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Better than the lottery: Winning contests

I’ve been entering contests for decades, and I've won everything from appliances to ski lessons. Here's how.

By Stacy Johnson Sep 18, 2012 7:01PM

This post comes from Peggy Schwartz at partner site Money Talks News.


Logo Money Talks News on MSN MoneyI don't waste money on gambling, but I do like winning.  So far this year, I've won free ski lessons, gift cards, movie passes, dinner out on the town, and a nice new set of cookware. How? I enter contests. Every legitimate one I can find.


Happy Man (© Steve McAlister/Brand X Pictures/PictureQuest)In the past, I’ve won trips, cash, even appliances. Here are a few things I’ve learned along the way:


More effort equals better odds

Entries that require a little more effort on your part -- post a comment, write an essay, create a recipe, video, slogan, etc. -- mean fewer people will enter. That increases your chances of winning.

 

Follow the rules

If the rules state that you can enter only once, enter only once. Being greedy can disqualify you. And again, if there are a lot of rules to follow, don't look at that as a hassle; it just means fewer people will slog through them all, and you're more likely to win.

Make it a family affair

My kids are always on the lookout for new contests, and they enter as many as possible. When my son was in middle school, he won $5,000 for his essay on recycling. Another son won a year’s supply of bagels from the local bagel shop. My daughter won a $1,000 shopping spree at the local supermarket. My kids have won bikes, a treasure chest of games and baseball equipment, as well as movies and CDs.


Enter everywhere

Two common places to win: in-store promotions and radio stations.


In-store promotions include grand openings, special events, and seasonal sales. Supermarkets, banks, car dealerships, mattress stores and many other retailers offer you an opportunity to sign up for great prizes as a way to lure you into their establishments. Sign up and show up -- but don't buy anything you don't need. Prchasing something is rarely a requirement.


As for radio stations, you've heard of contests for being the correct caller, but many stations also have online contests as well. These are a favorite of mine, because few folks realize they can win on a radio station's website. It's how I won the aforementioned appliances and ski lessons -- as well as gift cards and concert tickets.


There are tons of other opportunities to win online. Start by checking out the websites of your favorite brands or television shows -- here's one from HGTV. Also, more and more companies are offering contests when you “like” them on Facebook.


Finally, don't forget those "specially marked packages." If you're already going to buy a brand of an item, check the shelf to see if there's a specially marked package. From this method, I've won cash as well as a bike and coupons for free products.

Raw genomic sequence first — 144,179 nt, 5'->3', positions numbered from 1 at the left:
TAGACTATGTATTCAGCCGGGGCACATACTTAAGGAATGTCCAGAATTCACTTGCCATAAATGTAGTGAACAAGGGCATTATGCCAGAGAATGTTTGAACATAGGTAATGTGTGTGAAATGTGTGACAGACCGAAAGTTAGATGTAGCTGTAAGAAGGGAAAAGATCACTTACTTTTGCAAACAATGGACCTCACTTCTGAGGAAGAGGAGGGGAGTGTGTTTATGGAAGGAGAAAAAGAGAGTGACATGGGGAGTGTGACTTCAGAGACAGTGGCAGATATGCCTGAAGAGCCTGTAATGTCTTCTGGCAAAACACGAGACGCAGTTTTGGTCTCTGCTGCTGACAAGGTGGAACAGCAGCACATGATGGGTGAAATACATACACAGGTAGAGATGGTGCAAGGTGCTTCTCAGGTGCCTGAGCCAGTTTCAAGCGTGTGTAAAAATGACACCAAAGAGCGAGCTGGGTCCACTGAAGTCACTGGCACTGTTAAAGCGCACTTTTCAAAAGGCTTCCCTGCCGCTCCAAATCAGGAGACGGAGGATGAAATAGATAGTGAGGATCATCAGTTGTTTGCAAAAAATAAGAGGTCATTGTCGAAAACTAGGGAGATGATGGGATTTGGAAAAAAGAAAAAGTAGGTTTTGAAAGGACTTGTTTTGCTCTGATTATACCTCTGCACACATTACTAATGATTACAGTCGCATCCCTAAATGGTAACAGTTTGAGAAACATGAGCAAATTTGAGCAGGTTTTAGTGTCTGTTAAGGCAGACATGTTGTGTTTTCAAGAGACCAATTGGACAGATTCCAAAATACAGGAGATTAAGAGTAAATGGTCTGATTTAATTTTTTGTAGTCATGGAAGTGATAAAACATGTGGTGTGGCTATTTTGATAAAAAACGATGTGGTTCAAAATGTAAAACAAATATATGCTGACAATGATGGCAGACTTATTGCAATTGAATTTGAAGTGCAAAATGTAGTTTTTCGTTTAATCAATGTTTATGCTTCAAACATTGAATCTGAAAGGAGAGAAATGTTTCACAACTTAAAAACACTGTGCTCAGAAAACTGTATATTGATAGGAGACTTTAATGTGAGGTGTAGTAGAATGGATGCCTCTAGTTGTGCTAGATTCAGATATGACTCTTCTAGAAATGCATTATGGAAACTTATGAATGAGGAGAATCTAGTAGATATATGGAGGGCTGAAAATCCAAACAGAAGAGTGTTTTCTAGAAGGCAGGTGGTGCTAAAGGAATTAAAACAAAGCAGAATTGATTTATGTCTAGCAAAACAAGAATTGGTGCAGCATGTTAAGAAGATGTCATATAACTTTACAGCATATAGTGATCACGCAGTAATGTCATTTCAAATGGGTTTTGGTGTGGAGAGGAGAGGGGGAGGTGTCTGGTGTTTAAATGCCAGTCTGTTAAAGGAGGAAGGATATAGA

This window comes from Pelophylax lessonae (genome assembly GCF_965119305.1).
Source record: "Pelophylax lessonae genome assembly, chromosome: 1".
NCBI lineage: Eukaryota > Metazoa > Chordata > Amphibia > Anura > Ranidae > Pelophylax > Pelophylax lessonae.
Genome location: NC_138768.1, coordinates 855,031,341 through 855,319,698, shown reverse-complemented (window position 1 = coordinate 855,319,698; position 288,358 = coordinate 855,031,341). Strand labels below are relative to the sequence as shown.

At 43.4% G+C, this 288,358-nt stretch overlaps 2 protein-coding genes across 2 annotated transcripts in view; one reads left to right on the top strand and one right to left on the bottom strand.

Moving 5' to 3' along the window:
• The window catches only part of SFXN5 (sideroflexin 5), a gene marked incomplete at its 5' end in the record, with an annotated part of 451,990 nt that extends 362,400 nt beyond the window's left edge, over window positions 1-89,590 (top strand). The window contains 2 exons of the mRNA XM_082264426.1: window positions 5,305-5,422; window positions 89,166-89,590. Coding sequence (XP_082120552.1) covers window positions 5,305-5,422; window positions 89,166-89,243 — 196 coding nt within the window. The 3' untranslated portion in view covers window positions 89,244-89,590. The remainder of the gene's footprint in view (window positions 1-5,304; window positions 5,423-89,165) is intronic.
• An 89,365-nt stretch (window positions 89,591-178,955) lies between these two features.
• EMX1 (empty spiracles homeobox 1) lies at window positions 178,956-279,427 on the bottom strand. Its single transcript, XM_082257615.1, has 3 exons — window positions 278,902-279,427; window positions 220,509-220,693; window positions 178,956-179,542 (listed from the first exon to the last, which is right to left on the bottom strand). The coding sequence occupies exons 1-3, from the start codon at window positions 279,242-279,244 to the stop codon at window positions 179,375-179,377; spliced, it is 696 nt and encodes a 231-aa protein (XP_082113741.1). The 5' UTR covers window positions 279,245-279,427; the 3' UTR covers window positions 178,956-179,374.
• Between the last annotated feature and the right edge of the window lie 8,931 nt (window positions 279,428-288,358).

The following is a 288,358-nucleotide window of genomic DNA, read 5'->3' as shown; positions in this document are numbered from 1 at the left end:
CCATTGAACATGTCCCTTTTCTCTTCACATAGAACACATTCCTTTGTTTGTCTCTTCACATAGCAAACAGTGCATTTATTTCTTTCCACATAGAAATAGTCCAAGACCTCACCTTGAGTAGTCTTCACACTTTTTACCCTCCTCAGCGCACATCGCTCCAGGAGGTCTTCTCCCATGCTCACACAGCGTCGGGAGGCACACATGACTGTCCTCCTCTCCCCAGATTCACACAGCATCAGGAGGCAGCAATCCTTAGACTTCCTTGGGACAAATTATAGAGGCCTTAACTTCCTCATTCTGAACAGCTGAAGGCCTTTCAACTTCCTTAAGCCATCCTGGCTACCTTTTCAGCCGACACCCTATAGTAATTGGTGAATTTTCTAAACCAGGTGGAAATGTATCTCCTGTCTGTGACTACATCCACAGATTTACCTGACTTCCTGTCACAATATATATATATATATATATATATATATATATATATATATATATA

Enter carefully

Winning isn't easy. You have to be vigilant.


Be careful when filling out forms. In addition to making sure you fulfill all the requirements, you also want to make sure you don't make an unintended purchase. I recently ended up with an unwanted magazine subscription because I didn't scroll all the way to the bottom of the page and uncheck the box for a one-year subscription before I hit submit. Rookie mistake.


If you're entering one of those cellphone contests that require you to text, make sure you understand your phone’s texting plan, because regular texting charges will apply. If your plan doesn't charge extra for texting, take advantage of those “text such-and-such to a certain number to win” opportunities.


Then, of course, there are the outright scams. Here's how to recognize them...

  • Does it require a purchase? Most contests include the words “no purchase necessary.” If it doesn't, it's not a true contest.
  • Is it a legitimate source?  Just because the “contest” offers a gift card to a well-known retailer doesn't mean that retailer is the sponsor. Check for the name of the sponsor. Contests are a marketing tool used for name recognition and to beef up company mailing and email lists. Without a sponsor's name prominently announced, don’t enter.
  • Does the contest require a payment or credit card information? No legitimate contest requires you to pay an upfront fee (shipping, handling, taxes, etc.) to claim your prize. However, if the prize is large enough, you will have to claim it on your taxes.
  • Does the contest ask for a Social Security number? This is never a requirement to enter a legit contest.
  • Does it have official rules? All real contests have rules. Some standard requirements deal with age, residency and not having a family member who works for the sponsor. If there are no rules, then it's not done right.

Good luck!


More from Money Talks News and MSN Money

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